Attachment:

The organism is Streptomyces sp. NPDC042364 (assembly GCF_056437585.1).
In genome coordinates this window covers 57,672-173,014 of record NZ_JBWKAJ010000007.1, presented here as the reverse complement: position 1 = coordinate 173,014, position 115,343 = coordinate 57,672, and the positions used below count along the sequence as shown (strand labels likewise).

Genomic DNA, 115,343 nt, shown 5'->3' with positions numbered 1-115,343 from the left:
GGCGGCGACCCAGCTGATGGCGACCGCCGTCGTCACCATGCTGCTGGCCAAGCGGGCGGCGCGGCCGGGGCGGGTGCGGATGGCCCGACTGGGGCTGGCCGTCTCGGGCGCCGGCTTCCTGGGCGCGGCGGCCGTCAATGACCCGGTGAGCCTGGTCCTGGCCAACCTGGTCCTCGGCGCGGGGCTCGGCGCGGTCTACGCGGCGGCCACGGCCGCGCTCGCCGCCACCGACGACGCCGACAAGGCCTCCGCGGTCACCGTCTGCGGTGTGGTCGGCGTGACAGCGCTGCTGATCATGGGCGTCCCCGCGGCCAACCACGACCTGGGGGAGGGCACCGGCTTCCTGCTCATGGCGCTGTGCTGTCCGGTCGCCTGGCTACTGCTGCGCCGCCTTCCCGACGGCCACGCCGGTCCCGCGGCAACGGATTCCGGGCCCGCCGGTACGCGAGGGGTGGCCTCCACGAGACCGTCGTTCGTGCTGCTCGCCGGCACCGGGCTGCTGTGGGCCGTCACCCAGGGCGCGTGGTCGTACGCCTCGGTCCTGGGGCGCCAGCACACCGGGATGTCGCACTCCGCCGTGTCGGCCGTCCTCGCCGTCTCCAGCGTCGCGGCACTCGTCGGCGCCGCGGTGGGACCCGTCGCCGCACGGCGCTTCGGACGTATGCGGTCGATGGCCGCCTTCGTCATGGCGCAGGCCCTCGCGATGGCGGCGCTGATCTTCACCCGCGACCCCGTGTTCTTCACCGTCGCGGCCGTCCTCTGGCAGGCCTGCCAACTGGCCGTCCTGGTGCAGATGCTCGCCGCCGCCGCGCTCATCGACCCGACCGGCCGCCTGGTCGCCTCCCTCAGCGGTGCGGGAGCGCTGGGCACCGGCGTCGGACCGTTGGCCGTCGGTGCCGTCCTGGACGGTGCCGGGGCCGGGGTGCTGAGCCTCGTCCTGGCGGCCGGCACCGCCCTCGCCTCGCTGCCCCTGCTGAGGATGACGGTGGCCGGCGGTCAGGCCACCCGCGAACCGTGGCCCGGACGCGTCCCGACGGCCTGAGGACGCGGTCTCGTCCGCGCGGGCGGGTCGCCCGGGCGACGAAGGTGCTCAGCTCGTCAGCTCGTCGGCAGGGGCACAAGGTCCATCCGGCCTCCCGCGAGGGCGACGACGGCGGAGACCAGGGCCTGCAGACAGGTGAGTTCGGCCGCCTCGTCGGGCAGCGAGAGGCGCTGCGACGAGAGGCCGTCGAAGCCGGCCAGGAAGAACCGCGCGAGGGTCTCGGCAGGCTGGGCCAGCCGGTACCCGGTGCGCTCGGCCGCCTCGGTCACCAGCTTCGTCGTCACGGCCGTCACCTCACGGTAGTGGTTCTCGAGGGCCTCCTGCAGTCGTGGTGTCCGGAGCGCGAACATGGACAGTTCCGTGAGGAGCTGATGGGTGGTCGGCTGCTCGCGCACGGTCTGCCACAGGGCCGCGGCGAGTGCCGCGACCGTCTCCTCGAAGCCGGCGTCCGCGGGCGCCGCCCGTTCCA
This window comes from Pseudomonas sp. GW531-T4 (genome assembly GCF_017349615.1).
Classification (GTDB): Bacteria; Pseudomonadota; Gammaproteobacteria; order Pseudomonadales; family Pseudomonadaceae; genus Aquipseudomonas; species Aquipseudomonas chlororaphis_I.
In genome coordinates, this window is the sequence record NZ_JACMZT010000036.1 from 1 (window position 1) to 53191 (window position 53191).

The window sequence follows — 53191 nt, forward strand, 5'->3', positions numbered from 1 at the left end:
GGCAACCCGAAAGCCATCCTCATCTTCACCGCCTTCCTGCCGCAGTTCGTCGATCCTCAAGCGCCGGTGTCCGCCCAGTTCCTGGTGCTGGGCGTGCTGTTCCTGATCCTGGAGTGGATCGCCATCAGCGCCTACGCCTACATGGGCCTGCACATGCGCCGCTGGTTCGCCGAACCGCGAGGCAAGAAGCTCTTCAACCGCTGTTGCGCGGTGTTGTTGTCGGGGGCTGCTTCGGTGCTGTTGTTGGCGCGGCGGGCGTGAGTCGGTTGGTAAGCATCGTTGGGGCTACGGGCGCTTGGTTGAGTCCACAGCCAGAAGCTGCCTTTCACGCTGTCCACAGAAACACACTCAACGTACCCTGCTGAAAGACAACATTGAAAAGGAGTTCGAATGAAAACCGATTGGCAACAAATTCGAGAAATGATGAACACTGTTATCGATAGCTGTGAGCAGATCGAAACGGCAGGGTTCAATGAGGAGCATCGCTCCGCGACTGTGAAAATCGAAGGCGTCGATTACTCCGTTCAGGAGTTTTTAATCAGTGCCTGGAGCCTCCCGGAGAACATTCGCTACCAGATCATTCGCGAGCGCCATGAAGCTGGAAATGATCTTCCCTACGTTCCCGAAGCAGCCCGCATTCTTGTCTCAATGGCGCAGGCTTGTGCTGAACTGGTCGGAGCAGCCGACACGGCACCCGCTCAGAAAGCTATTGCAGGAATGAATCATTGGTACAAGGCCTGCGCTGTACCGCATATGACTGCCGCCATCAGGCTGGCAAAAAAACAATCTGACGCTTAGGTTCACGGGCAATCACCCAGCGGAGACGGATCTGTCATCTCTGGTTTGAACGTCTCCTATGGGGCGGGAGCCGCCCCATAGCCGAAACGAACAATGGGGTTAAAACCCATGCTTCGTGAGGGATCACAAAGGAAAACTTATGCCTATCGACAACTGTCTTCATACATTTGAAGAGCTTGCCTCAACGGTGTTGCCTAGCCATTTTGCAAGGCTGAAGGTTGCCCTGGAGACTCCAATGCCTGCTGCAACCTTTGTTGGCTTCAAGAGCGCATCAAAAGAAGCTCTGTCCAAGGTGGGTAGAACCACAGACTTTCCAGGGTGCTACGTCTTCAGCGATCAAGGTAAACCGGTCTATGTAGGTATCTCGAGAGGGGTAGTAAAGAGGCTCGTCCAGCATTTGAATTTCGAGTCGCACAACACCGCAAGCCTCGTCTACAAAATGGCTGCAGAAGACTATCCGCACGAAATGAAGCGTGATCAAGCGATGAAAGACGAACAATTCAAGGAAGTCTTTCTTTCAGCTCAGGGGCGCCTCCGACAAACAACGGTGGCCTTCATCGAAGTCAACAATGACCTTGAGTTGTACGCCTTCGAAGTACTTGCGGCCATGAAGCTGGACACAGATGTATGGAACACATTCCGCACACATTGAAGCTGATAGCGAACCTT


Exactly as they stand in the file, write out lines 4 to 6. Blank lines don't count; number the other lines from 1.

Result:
GGCGGCGACCCAGCTGATGGCGACCGCCGTCGTCACCATGCTGCTGGCCAAGCGGGCGGCGCGGCCGGGGCGGGTGCGGATGGCCCGACTGGGGCTGGCCGTCTCGGGCGCCGGCTTCCTGGGCGCGGCGGCCGTCAATGACCCGGTGAGCCTGGTCCTGGCCAACCTGGTCCTCGGCGCGGGGCTCGGCGCGGTCTACGCGGCGGCCACGGCCGCGCTCGCCGCCACCGACGACGCCGACAAGGCCTCCGCGGTCACCGTCTGCGGTGTGGTCGGCGTGACAGCGCTGCTGATCATGGGCGTCCCCGCGGCCAACCACGACCTGGGGGAGGGCACCGGCTTCCTGCTCATGGCGCTGTGCTGTCCGGTCGCCTGGCTACTGCTGCGCCGCCTTCCCGACGGCCACGCCGGTCCCGCGGCAACGGATTCCGGGCCCGCCGGTACGCGAGGGGTGGCCTCCACGAGACCGTCGTTCGTGCTGCTCGCCGGCACCGGGCTGCTGTGGGCCGTCACCCAGGGCGCGTGGTCGTACGCCTCGGTCCTGGGGCGCCAGCACACCGGGATGTCGCACTCCGCCGTGTCGGCCGTCCTCGCCGTCTCCAGCGTCGCGGCACTCGTCGGCGCCGCGGTGGGACCCGTCGCCGCACGGCGCTTCGGACGTATGCGGTCGATGGCCGCCTTCGTCATGGCGCAGGCCCTCGCGATGGCGGCGCTGATCTTCACCCGCGACCCCGTGTTCTTCACCGTCGCGGCCGTCCTCTGGCAGGCCTGCCAACTGGCCGTCCTGGTGCAGATGCTCGCCGCCGCCGCGCTCATCGACCCGACCGGCCGCCTGGTCGCCTCCCTCAGCGGTGCGGGAGCGCTGGGCACCGGCGTCGGACCGTTGGCCGTCGGTGCCGTCCTGGACGGTGCCGGGGCCGGGGTGCTGAGCCTCGTCCTGGCGGCCGGCACCGCCCTCGCCTCGCTGCCCCTGCTGAGGATGACGGTGGCCGGCGGTCAGGCCACCCGCGAACCGTGGCCCGGACGCGTCCCGACGGCCTGAGGACGCGGTCTCGTCCGCGCGGGCGGGTCGCCCGGGCGACGAAGGTGCTCAGCTCGTCAGCTCGTCGGCAGGGGCACAAGGTCCATCCGGCCTCCCGCGAGGGCGACGACGGCGGAGACCAGGGCCTGCAGACAGGTGAGTTCGGCCGCCTCGTCGGGCAGCGAGAGGCGCTGCGACGAGAGGCCGTCGAAGCCGGCCAGGAAGAACCGCGCGAGGGTCTCGGCAGGCTGGGCCAGCCGGTACCCGGTGCGCTCGGCCGCCTCGGTCACCAGCTTCGTCGTCACGGCCGTCACCTCACGGTAGTGGTTCTCGAGGGCCTCCTGCAGTCGTGGTGTCCGGAGCGCGAACATGGACAGTTCCGTGAGGAGCTGATGGGTGGTCGGCTGCTCGCGCACGGTCTGCCACAGGGCCGCGGCGAGTGCCGCGACCGTCTCCTCGAAGCCGGCGTCCGCGGGCGCCGCCCGTTCCA
This window comes from Pseudomonas sp. GW531-T4 (genome assembly GCF_017349615.1).
Classification (GTDB): Bacteria; Pseudomonadota; Gammaproteobacteria; order Pseudomonadales; family Pseudomonadaceae; genus Aquipseudomonas; species Aquipseudomonas chlororaphis_I.